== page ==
The game’s first mode of play involves words moving across the screen that players can choose and type out at will, earning points for each completed word. Most of the game’s other modes are this simple, too: pick a word, type it quickly, and hope your opponent is slower than you. The whole experience reminds me of non-typing battle games like Super Smash Bros. and Brawlhalla – player-driven and skill-based, but too often unfair.
To be fair, though, some elements of Typefighter brought unexpected – and very welcome – difficulties beyond typing speed. Game modes like “Projectiles” force players to come up with words while typing the opponent’s words to defend themselves. While the game’s first handful of game modes felt more like exercises than actual “game” modes, I found the more creative modes to be, if only for brief moments, fun. There were moments of being so excited that I’d successfully fended off an unpredictable or complicated word from the other player that I forgot it was my turn to come up with a word.
In the “Creativity” game mode, I found myself repeating droll and similar words because the pressure of competition made it tough to think quickly and abstractly. These are the game’s strengths, along with ample setup options and online multiplayer support (I personally didn’t see any public games open, but played with a friend of similar typing ability and didn’t notice any issues).
Typefighters isn’t without weaknesses, however, as its modes of play really only serve to blend type-offs and think-offs in various combinations. The “Lines” mode, for example, plays a lot like any other non-creative mode, and in most cases the faster typist wins. Moreover, because the nature of winning the game is so skill-oriented rather than being influenced by situations that arise, any amount of difference in typing ability will typically lead to easy victories for one player – and a heap of frustration for another.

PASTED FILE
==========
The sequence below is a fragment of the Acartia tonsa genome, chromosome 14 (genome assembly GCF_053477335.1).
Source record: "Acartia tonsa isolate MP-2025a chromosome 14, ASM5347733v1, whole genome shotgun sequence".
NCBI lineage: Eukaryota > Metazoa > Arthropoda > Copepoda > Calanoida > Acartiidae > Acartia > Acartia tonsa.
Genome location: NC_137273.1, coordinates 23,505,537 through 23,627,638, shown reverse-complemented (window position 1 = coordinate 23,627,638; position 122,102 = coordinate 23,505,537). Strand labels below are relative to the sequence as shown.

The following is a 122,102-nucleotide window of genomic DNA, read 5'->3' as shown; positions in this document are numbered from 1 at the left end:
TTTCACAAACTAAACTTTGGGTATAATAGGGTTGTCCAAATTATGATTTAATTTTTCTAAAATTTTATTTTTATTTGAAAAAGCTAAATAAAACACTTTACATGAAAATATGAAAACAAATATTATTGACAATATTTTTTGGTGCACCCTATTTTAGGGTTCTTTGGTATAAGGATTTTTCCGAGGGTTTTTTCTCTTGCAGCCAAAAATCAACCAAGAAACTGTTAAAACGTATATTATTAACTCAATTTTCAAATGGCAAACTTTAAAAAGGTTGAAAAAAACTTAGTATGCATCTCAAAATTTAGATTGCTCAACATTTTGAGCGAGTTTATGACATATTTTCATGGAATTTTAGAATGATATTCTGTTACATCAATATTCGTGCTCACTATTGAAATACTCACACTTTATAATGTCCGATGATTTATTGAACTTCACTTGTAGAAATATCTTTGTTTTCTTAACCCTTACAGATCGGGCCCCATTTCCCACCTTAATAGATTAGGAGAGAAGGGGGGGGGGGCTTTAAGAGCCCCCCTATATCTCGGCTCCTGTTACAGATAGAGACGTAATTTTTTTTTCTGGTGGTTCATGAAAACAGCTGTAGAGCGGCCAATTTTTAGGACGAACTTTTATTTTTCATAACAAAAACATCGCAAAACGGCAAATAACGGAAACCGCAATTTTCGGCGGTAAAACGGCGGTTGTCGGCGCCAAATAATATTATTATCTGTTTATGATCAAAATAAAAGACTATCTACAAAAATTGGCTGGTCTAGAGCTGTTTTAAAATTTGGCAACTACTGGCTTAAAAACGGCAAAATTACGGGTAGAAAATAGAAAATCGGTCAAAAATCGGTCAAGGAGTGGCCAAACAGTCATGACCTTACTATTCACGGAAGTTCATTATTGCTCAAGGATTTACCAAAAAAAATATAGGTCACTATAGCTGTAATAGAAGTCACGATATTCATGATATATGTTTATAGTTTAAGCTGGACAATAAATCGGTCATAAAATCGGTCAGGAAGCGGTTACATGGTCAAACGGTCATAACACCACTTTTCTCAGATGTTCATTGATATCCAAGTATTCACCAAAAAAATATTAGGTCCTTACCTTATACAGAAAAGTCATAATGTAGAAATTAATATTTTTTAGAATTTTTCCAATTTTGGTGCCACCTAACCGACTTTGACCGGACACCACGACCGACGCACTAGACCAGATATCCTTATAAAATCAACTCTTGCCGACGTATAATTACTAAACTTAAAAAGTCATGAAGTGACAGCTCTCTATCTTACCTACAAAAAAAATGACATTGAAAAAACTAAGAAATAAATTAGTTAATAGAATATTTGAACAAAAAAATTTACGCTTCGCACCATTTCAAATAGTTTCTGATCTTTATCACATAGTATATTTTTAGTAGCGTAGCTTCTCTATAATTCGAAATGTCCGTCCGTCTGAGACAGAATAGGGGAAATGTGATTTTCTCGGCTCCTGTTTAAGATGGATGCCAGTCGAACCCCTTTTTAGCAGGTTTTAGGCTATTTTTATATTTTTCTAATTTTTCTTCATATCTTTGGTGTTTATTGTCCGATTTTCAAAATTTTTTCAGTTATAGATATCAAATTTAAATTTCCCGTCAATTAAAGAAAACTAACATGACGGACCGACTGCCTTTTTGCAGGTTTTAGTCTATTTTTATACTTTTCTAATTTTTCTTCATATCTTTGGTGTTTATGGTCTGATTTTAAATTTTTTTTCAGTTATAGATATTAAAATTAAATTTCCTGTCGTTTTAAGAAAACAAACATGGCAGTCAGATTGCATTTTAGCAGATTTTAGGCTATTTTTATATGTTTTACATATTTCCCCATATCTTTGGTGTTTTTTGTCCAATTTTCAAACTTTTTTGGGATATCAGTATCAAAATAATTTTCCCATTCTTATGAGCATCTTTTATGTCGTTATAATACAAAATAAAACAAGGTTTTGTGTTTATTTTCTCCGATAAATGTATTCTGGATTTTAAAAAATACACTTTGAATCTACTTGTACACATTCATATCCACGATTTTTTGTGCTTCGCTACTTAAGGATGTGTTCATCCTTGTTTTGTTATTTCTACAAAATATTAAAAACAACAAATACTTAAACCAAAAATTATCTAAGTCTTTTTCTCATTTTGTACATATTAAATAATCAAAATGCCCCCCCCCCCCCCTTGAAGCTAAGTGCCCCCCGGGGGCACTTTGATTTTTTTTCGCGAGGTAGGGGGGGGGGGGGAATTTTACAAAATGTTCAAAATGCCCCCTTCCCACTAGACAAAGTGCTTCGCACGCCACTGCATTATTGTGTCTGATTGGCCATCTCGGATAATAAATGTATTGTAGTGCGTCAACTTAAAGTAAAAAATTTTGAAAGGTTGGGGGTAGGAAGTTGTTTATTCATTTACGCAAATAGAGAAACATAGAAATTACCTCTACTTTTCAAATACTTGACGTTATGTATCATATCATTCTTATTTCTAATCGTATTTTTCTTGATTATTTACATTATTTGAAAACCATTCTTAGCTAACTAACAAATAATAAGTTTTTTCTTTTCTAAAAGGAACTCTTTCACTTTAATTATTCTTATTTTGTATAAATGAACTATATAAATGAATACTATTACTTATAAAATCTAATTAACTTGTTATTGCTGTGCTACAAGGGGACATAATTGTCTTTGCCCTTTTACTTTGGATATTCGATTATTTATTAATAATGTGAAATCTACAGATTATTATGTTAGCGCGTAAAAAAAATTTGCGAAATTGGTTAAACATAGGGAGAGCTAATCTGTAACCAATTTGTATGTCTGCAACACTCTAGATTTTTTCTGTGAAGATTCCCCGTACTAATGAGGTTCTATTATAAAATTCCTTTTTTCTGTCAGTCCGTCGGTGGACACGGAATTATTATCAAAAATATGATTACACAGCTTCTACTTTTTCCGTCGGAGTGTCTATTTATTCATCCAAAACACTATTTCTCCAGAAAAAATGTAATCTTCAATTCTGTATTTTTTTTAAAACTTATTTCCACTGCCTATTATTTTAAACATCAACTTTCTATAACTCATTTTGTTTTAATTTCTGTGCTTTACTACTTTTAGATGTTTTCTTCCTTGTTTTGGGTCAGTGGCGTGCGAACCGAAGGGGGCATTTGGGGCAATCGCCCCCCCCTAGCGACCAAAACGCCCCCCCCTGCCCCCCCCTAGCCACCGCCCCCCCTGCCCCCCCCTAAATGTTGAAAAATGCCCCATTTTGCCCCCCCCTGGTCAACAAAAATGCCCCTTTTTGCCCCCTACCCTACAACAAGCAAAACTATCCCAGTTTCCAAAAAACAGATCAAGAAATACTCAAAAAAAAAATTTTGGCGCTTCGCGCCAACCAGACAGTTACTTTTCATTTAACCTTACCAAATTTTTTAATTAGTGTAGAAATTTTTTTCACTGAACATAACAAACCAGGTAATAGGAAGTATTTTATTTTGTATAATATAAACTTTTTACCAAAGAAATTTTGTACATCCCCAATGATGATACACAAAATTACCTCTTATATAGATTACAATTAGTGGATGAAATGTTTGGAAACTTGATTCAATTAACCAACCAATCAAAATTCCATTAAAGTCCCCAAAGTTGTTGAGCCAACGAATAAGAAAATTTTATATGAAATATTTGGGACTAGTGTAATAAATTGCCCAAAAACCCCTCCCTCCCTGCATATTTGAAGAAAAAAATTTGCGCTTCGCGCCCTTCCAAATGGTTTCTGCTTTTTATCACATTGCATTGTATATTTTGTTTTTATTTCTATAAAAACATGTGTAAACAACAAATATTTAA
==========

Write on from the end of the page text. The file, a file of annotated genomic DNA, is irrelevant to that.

In my opinion, this game should absolutely be played in schools. It forces players to flex both typing skills and creativity in a competitive arena – in which typing usually isn’t involved. For only $2, it simply can’t be judged with the same severity as a full-fledged video game, and as a product with a small scope, it mostly accomplishes what it was meant to. The next time I get together with some over-competitive friends who are good at typing, Typefighters will be on the docket.
REVIEW CODE: A complimentary PC code was provided to Brash Games for this review. Please send all review code enquiries to firstname.lastname@example.org.
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